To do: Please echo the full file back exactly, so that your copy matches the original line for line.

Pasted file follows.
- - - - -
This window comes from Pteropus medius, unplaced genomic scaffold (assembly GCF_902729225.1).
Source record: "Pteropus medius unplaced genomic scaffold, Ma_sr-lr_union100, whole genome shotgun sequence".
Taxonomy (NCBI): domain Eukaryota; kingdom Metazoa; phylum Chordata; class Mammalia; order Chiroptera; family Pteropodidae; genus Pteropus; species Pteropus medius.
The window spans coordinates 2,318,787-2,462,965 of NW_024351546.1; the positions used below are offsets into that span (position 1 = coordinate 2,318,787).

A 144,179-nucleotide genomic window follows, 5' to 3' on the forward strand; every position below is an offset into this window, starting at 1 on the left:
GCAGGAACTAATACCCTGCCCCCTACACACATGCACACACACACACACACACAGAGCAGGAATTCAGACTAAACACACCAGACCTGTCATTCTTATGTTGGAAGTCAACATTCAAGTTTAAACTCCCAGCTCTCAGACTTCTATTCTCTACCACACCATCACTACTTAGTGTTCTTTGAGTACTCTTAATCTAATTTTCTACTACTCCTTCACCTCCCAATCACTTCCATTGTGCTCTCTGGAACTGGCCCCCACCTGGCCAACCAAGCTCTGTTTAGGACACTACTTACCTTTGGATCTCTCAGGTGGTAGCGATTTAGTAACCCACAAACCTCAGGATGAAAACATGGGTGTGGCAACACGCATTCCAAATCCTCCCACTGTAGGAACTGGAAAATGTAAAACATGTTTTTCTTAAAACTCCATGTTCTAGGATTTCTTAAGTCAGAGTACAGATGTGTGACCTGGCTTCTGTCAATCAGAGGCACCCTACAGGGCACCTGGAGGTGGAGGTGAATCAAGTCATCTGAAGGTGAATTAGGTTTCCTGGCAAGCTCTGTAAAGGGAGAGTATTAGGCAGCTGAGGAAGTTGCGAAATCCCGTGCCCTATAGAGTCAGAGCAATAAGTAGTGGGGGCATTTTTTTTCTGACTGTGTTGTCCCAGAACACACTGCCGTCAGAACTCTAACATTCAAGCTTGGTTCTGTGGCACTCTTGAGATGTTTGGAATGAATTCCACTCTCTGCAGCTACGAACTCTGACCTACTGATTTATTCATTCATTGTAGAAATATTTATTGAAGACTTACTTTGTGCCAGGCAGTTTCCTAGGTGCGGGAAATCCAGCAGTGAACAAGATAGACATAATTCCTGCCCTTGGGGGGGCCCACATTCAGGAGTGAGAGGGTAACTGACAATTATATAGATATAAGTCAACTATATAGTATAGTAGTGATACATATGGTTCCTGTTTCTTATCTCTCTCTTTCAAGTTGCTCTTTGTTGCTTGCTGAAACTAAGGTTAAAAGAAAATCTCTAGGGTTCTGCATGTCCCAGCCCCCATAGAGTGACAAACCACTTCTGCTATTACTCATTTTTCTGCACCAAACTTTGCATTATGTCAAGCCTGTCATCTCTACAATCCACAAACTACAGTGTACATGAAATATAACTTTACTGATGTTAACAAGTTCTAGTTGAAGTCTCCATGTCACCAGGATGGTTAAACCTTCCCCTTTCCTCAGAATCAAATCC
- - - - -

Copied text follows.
This window comes from Pteropus medius, unplaced genomic scaffold (assembly GCF_902729225.1).
Source record: "Pteropus medius unplaced genomic scaffold, Ma_sr-lr_union100, whole genome shotgun sequence".
Taxonomy (NCBI): domain Eukaryota; kingdom Metazoa; phylum Chordata; class Mammalia; order Chiroptera; family Pteropodidae; genus Pteropus; species Pteropus medius.
The window spans coordinates 2,318,787-2,462,965 of NW_024351546.1; the positions used below are offsets into that span (position 1 = coordinate 2,318,787).

A 144,179-nucleotide genomic window follows, 5' to 3' on the forward strand; every position below is an offset into this window, starting at 1 on the left:
GCAGGAACTAATACCCTGCCCCCTACACACATGCACACACACACACACACACAGAGCAGGAATTCAGACTAAACACACCAGACCTGTCATTCTTATGTTGGAAGTCAACATTCAAGTTTAAACTCCCAGCTCTCAGACTTCTATTCTCTACCACACCATCACTACTTAGTGTTCTTTGAGTACTCTTAATCTAATTTTCTACTACTCCTTCACCTCCCAATCACTTCCATTGTGCTCTCTGGAACTGGCCCCCACCTGGCCAACCAAGCTCTGTTTAGGACACTACTTACCTTTGGATCTCTCAGGTGGTAGCGATTTAGTAACCCACAAACCTCAGGATGAAAACATGGGTGTGGCAACACGCATTCCAAATCCTCCCACTGTAGGAACTGGAAAATGTAAAACATGTTTTTCTTAAAACTCCATGTTCTAGGATTTCTTAAGTCAGAGTACAGATGTGTGACCTGGCTTCTGTCAATCAGAGGCACCCTACAGGGCACCTGGAGGTGGAGGTGAATCAAGTCATCTGAAGGTGAATTAGGTTTCCTGGCAAGCTCTGTAAAGGGAGAGTATTAGGCAGCTGAGGAAGTTGCGAAATCCCGTGCCCTATAGAGTCAGAGCAATAAGTAGTGGGGGCATTTTTTTTCTGACTGTGTTGTCCCAGAACACACTGCCGTCAGAACTCTAACATTCAAGCTTGGTTCTGTGGCACTCTTGAGATGTTTGGAATGAATTCCACTCTCTGCAGCTACGAACTCTGACCTACTGATTTATTCATTCATTGTAGAAATATTTATTGAAGACTTACTTTGTGCCAGGCAGTTTCCTAGGTGCGGGAAATCCAGCAGTGAACAAGATAGACATAATTCCTGCCCTTGGGGGGGCCCACATTCAGGAGTGAGAGGGTAACTGACAATTATATAGATATAAGTCAACTATATAGTATAGTAGTGATACATATGGTTCCTGTTTCTTATCTCTCTCTTTCAAGTTGCTCTTTGTTGCTTGCTGAAACTAAGGTTAAAAGAAAATCTCTAGGGTTCTGCATGTCCCAGCCCCCATAGAGTGACAAACCACTTCTGCTATTACTCATTTTTCTGCACCAAACTTTGCATTATGTCAAGCCTGTCATCTCTACAATCCACAAACTACAGTGTACATGAAATATAACTTTACTGATGTTAACAAGTTCTAGTTGAAGTCTCCATGTCACCAGGATGGTTAAACCTTCCCCTTTCCTCAGAATCAAATCC